Years after worldwide financial crisis, we can't afford to forget

Years after worldwide financial crisis, we can't afford to forget
© Getty Images

A decade ago, the worldwide financial crisis began wreaking havoc on the American economy. Over the course of the crisis, many workers lost not only their jobs, but also their savings. By the end of the Great Recession, unemployment had topped out at above 10 percent nationally, and the U.S. workforce had lost 8.7 million jobs as the economy contracted. Throughout the nation, losses to 401(k)s and IRAs totaled around $1.8 trillion in the final two quarters of 2008.

Nine years ago, Lehman Brothers filed for Chapter 11 bankruptcy, a grim anniversary that marked a low point in the crisis, which wiped out the savings of so many. The bankruptcy spurred one of the worst days for the markets since Black Friday as the Dow dropped more than 500 points following the news.

Today, the Dow Jones Industrial Average, S&P 500 and Nasdaq have recovered and are once again trading near historic highs. Likewise, unemployment has fallen back below 5 percent nationally. The Dodd-Frank Act is the law of the land and has established new reforms and tools for oversight.

While we’ve made great progress in recovering from the financial disaster, we cannot afford to forget its stark warning about the dangers of careless oversight of financial markets and products. The country has made great progress in better protecting hard earned nest eggs, and it’s critical to that progress that we don’t let our vigilance fall back. There are two important components of that vigilance that we must continue to support if we are to keep history from repeating itself.

The first is federal legislation to protect investors. Unfortunately, the current discussion in Congress has turned to rolling back many of the very protections that were enacted in response to financial crises. While these issues will always be debated, that debate must remember the reason laws like Dodd-Frank were passed and the danger it sought to address.

The second component of vigilance against financial disaster is ensuring that regulators throughout the financial services industry have their ears to the ground. Laws don’t stop crime, regulators do. Laws alone won’t prevent another financial crisis. It will take vigorous enforcement of the laws and outreach to consumers to educate them about their investment decisions for retirement, for college and for the future.

State securities regulators are on the frontline of this effort. They are the cops on the beat of financial fraud. State regulators are vigilant about stopping financial crimes, punishing criminals, and sounding the alarm about the scams and shady dealings that put Americans’ savings and financial futures in jeopardy. The authority given to state regulators is well placed, and has been well exercised in the defense of Main Street investors for over a century.

The most recent enforcement report from the North American Securities Administrators Association (NASAA), which includes responses from 50 jurisdictions throughout the United States, quantifies the impact state regulators can have. In 2016, NASAA’s U.S. members alone conducted more than 4,300 investigations and took more than 2,000 enforcement actions. These actions led to concrete punishment for criminals and scammers to hold them accountable for their actions, with $230 million in restitution ordered to investors and more than 1,300 years of prison or probation.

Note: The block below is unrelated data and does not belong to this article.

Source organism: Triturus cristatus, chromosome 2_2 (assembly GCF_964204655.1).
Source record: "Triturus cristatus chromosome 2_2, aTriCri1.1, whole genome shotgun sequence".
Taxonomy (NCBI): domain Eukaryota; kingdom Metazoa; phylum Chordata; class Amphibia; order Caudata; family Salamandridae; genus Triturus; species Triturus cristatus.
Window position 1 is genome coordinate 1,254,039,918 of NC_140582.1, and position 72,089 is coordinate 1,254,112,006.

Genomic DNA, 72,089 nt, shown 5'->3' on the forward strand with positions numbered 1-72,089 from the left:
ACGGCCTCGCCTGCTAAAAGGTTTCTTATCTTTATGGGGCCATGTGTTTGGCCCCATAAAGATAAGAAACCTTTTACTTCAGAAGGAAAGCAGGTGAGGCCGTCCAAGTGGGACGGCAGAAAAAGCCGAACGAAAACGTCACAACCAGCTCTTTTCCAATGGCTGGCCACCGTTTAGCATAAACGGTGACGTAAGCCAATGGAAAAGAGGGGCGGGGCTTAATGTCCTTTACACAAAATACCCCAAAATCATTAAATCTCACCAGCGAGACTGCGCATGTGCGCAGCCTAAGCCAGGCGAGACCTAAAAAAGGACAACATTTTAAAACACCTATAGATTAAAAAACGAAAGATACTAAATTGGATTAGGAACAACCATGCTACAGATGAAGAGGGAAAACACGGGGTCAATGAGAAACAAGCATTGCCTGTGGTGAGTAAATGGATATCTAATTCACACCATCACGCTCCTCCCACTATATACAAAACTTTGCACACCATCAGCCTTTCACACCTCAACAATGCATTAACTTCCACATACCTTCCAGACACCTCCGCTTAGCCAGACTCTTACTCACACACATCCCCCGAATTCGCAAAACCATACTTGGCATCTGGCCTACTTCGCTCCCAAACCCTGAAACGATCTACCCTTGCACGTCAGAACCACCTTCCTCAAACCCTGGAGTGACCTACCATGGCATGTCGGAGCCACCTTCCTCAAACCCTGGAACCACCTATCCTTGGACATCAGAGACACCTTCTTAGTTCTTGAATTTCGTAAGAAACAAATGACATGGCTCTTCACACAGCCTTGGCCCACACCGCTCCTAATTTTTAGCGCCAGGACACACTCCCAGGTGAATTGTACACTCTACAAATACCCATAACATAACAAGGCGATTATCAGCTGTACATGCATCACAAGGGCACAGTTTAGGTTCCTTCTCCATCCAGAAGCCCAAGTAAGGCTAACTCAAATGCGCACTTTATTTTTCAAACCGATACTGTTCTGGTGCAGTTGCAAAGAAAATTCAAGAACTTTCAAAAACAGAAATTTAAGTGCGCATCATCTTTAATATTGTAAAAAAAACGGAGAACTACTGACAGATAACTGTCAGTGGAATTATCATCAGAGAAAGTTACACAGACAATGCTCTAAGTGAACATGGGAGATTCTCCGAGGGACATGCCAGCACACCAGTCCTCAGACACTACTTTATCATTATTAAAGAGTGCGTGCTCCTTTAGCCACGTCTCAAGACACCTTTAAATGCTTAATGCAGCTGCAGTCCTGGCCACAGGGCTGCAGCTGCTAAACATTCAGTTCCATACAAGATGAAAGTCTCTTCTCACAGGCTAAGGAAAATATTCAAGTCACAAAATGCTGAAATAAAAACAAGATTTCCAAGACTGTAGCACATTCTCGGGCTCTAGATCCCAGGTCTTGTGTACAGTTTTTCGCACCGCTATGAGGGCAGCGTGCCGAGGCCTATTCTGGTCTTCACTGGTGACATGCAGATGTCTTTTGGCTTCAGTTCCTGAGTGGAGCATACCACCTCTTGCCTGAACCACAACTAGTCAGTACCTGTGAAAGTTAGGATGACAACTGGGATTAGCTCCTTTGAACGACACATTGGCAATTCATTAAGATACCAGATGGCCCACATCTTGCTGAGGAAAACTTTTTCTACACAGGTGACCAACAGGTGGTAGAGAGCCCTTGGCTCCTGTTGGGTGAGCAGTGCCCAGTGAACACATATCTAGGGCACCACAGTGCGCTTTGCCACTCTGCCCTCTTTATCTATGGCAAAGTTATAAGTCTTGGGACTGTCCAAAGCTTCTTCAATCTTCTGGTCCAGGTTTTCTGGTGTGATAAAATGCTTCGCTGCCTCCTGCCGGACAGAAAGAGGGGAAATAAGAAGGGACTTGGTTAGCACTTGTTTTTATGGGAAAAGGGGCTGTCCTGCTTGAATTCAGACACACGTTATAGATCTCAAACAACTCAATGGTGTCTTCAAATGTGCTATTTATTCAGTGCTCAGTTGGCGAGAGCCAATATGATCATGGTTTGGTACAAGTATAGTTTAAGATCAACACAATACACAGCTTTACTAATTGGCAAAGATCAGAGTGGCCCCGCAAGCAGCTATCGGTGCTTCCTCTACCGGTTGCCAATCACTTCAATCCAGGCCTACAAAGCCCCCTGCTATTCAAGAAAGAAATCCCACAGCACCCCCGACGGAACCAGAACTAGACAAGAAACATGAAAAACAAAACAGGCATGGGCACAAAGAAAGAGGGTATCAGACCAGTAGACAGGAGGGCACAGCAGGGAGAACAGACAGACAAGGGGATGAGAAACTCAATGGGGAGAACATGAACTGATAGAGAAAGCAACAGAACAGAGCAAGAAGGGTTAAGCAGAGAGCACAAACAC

Of course the burden of vigilance must not be borne by regulators alone. Industry and individual investors also have important responsibilities. Broker-dealers and investment advisers can and should work with regulators to develop high standards of accountability and security so that they can avoid the recklessness of the past and secure the futures of their clients. Individual responsibility has a role to play as well, but this can only be realized when supplemented by genuine investor education, something state regulators are uniquely positioned as a local and unbiased resource.

In the aftermath of the financial crisis, policymakers took care to understand the cause of the crisis by convening the Financial Crisis Inquiry Commission. The 10-member commission concluded that the crisis was the result of high risk, complex financial products, undisclosed conflicts of interest, and loose federal regulatory oversight. Then-NASAA president Denise Voigt Crawford, in testimony before the commission, said, “Deregulation is no longer the presumptive policy prescription. Indeed today, the sense is that the current crisis was deepened by excessive deregulation.”

Even as deregulation sees a new surge of federal support, we must remember the role it played in precipitating the financial crisis of the past, and we must look to how states and state regulators can provide insight and oversight to avoid a future financial crisis.

Mike Rothman is president of the North American Securities Administrators Association, the oldest international investor protection organization. He also serves as commissioner of the Minnesota Department of Commerce.